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Infant Toddler Development Training
Module 2, Lesson 5

The Inevitability of Conflict

Teams that work closely together on a daily basis are bound to experience conflict. "Conflict is really a byproduct of open communication. Rather than a sign of problems and dysfunction, conflict is normal and natural, to be expected" (Briggs, 1997, p.250).

4 women sitting at a table

The Advantages of Occasional Conflict

Conflict is not only inevitable, but also necessary for effective team functioning. The word "conflict" is generally associated with a host of unpleasant sensations, thoughts and feelings. But in reality, team conflict generates a number of healthy processes. For example, conflict can:

  • Energize a team
  • Motivate team members to clarify their individual viewpoints
  • Allow team members the opportunity to hear different perspectives
  • Broaden awareness by stimulating discussion, debate and reflection
  • Encourage creative problem-solving among team members

When conflict is managed properly, the team benefits. Relationships are strengthened and communication improves. The team learns that conflict is acceptable and that problems can be solved through collaboration. Moreover, a little conflict helps safeguard against GroupThink (Lesson 4). Recall that Group Think involves faulty decision-making that arises from a team's collective desire to maintain agreement and harmony at all costs (Janis, 1972).

Different Types of Conflict

Conflict is not a one-dimensional construct. Researchers have identified at least two different types of conflict.

One type of conflict is called task conflict. Task conflict is not personal. It is issue-related. Examples include "conflict about the distribution of resources, about procedures and policies, and about judgments and the interpretation of facts" (DeDreu & VanVianen, 2001, p.313). Task conflicts are relatively non-threatening to one's personal identity. As such, they are less intense and generate less negative emotion than do personal conflicts. Task conflict has also been described as Type C or cognitive conflict (Amason, et. al., 1995). Such conflicts are relatively easy to manage.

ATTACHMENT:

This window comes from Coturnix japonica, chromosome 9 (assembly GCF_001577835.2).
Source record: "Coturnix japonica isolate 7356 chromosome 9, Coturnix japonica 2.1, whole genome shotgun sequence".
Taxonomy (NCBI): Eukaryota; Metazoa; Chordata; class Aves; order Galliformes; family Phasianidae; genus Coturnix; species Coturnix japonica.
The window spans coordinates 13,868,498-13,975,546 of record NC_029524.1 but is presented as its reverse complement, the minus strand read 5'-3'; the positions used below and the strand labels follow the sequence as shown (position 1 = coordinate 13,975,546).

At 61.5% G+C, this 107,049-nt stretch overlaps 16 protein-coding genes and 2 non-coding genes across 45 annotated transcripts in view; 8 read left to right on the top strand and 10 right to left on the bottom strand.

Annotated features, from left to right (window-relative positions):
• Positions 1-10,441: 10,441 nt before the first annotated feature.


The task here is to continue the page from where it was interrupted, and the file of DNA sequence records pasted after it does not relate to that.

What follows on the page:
Another type of conflict is relationship conflict. Relationship conflict is personal. Such conflicts are about personal issues, personal preferences, values, morals and beliefs. "Relationship conflicts...involve negative emotions and threaten one's personal identity and feelings of self-worth" (DeDreu & VanVianen, 2001, p.310). Such conflicts are characterized by high intensity. They tend to be very difficult to manage. This type of conflict has also been described as Type A or affective conflict (Amason, et. al., 1995).

Later, we shall see that different types of conflict may require different management strategies.

 

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